Self-Handicapping, Depression, and Covid-19



Covid-19 has changed nearly every aspect of life as we knew it. Turmoil and chaos are becoming the norm. Grocery stores are empty, schools are closed, hospitals are overwhelmed, and the deaths continue to pile up. With all of this going on around us, how could we possibly be expected to continue on with classes as normal? At what point does the mental health of students, professors, and personnel prevail over profits? Am I self-handicapping by thinking the expectations placed upon us are absurd considering the unprecedented situation we find ourself in? Am I depressed because of my feelings of helplessness because I know there is nothing I can do? It’s almost ironic – learning psychological terms and theories – anxiety and depression, and then being diagnosed with them because while everything is falling apart around me, I’m expected to continue performing academically as if nothing has changed. Scratch that – it’s not ironic. It’s disgusting.

“According to the social psychological concept of self-handicapping , people act in ways that may undermine their subsequent performances, thereby having anticipatory excuses for potential failures.” (Gruman, P.563) What if the anticipation is logical? What if the anticipation is statistically probable? “Zuckerman, Kieffer, and Knee (1998) found that among college students, higher self-handicapping scores were directly correlated with lower GPAs, less time spent on academic work, and less efficient exam preparation.” (Gruman, P.563) My cumulative GPA isn’t the best at a 3.42, but I did get my associates degree with a 4.0 and the President’s honor roll distinction. So far this semester my lowest averaged grade out of the 3 classes I’m taking is a 97. So again, am I self-handicapping? Am I making excuses because I’m anticipating failure or is failure unavoidable? How does it make sense that while I’m figuring out how to homeschool my two children, while I’m worried about my father that has congestive heart failure and refuses to self-distance, while my husband’s job and my families livelihood is as novel as this virus that there still isn’t a standardized treatment, cure, or vaccine for, and while my life and the lives of everyone else in this country and around the world are being turned upside down, that we are expected to continue on with blog posts and exams like there aren’t mass graves accumulating in Iran (Cunningham) or refrigerated trucks and makeshift morgues full of dead bodies in NY. (Annese)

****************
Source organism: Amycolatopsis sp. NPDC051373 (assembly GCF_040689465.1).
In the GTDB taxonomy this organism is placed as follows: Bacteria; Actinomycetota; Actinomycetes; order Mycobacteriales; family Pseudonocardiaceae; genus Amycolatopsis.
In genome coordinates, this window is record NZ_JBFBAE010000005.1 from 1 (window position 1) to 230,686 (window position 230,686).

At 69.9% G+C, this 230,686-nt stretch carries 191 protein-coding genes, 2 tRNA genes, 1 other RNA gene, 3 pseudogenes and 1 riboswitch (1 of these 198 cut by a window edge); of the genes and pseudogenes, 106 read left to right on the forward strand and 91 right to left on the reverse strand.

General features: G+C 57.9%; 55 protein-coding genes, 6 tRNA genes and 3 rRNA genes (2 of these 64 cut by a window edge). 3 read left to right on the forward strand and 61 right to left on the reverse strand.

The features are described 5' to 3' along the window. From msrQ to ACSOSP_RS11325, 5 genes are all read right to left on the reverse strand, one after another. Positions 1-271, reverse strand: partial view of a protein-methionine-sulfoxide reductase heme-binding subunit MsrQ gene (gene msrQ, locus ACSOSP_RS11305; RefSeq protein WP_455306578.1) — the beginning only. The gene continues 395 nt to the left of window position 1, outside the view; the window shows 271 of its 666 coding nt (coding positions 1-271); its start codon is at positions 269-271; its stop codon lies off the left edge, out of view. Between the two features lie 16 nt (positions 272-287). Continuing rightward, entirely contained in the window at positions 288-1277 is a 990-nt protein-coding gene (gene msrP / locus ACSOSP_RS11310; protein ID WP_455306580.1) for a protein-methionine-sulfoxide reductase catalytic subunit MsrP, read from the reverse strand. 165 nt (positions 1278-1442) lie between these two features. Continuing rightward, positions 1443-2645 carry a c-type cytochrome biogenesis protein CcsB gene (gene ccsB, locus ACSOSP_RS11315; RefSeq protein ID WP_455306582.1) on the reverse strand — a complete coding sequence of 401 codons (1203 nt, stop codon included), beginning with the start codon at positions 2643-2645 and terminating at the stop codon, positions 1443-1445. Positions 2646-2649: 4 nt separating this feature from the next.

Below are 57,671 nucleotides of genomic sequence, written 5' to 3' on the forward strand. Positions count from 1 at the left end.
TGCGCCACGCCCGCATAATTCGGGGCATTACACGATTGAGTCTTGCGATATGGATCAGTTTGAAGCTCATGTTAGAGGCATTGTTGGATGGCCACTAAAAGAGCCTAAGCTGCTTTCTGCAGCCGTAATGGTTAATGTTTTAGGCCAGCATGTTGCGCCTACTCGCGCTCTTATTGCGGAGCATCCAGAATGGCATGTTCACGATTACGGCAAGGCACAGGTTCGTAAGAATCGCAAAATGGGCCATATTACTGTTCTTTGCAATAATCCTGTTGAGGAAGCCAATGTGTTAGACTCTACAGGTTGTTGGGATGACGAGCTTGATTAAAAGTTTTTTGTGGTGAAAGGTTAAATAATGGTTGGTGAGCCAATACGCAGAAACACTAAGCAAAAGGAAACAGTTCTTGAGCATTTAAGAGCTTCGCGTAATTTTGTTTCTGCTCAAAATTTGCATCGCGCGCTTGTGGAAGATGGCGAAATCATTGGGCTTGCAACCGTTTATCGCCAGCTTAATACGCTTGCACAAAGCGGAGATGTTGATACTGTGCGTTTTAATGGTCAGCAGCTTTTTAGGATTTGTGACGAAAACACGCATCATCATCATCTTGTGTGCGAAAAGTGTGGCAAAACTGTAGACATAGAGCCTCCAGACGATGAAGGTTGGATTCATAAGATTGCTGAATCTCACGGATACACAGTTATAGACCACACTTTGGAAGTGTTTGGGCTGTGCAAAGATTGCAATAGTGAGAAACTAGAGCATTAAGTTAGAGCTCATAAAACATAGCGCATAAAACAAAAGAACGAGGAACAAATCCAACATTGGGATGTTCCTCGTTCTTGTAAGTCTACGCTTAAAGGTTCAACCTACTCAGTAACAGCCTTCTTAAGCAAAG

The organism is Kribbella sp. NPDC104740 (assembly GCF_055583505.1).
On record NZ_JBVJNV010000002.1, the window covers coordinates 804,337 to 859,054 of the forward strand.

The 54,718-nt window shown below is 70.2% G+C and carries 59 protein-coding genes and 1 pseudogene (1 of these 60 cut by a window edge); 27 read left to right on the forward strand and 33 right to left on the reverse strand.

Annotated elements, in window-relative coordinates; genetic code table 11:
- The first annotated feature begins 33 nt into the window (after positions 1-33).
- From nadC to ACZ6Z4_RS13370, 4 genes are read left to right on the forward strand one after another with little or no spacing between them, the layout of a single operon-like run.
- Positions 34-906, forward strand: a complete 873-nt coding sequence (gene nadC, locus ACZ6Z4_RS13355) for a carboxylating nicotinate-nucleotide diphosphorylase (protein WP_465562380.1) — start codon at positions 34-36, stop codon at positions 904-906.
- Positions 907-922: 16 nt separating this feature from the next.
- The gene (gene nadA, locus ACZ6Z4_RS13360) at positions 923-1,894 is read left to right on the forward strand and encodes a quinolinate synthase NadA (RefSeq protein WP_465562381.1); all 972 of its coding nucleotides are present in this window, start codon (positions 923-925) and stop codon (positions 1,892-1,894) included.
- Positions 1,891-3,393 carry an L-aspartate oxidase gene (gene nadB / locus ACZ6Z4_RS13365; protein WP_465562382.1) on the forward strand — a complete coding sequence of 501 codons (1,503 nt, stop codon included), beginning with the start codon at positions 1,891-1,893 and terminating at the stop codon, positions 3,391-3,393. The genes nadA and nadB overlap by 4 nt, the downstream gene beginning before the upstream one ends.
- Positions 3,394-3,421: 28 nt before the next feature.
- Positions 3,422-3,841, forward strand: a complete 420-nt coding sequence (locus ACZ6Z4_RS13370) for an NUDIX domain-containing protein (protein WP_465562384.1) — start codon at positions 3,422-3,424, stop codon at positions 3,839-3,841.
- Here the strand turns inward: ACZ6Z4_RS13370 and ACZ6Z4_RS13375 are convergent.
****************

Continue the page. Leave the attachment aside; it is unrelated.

Does my pessimistic outlook mean I’m depressed? According to the doctor I spoke to from 98point6, it does. The specific diagnosis is – Adjustment disorder with mixed anxiety and depressed mood. Are the academic expectations the sole reason for the diagnosis that I received yesterday? – Definitely not… but to think that they aren’t compounding the issue is preposterous. “The 1978 human model was called the attributional reformulation of the learned helplessness theory of depression . The attributional model proposed that people are depressed because of the attributions they make for why unfortunate things happen. According to the model, people who are prone to depression make pessimistic attributions that cause them to believe that there is nothing they can ever say or do to change their unfortunate circumstances. Technically, such a state of mind is called a negative outcome expectancy (discussed earlier) or simply helplessness. According to the 1978 model developed by Seligman and his colleagues, helpless thoughts about the future prompt symptoms of depression.(Gruman, P.152) I think it’s pretty clear that I feel helpless and that  my mental health is suffering (and let’s be fair if I didn’t feel helpless and I actually believed I could change anything or thought I come up with a cure for Covid-19, I would be delusional) – I’m not naive enough to think that my academic performance isn’t going to be affected but I also don’t have the luxury of taking the time I need for my mental health, because – student loans and I need the grades to raise my GPA for grad school. I also know that I can’t be the only person struggling to adapt. I know that the solutions given to us by administrators – when we’ve worked so hard all semester to maintain and excel aren’t sufficient. Penn State University has failed me, failed my fellow students, my professors, and the personnel. So again, why am I writing this blog post and why are you reading it as if nothing has changed and it’s business as usual?



Annese, J. (2020, March 26). NYC builds massive makeshift morgue near Bellevue Hospital. Retrieved March 26, 2020, from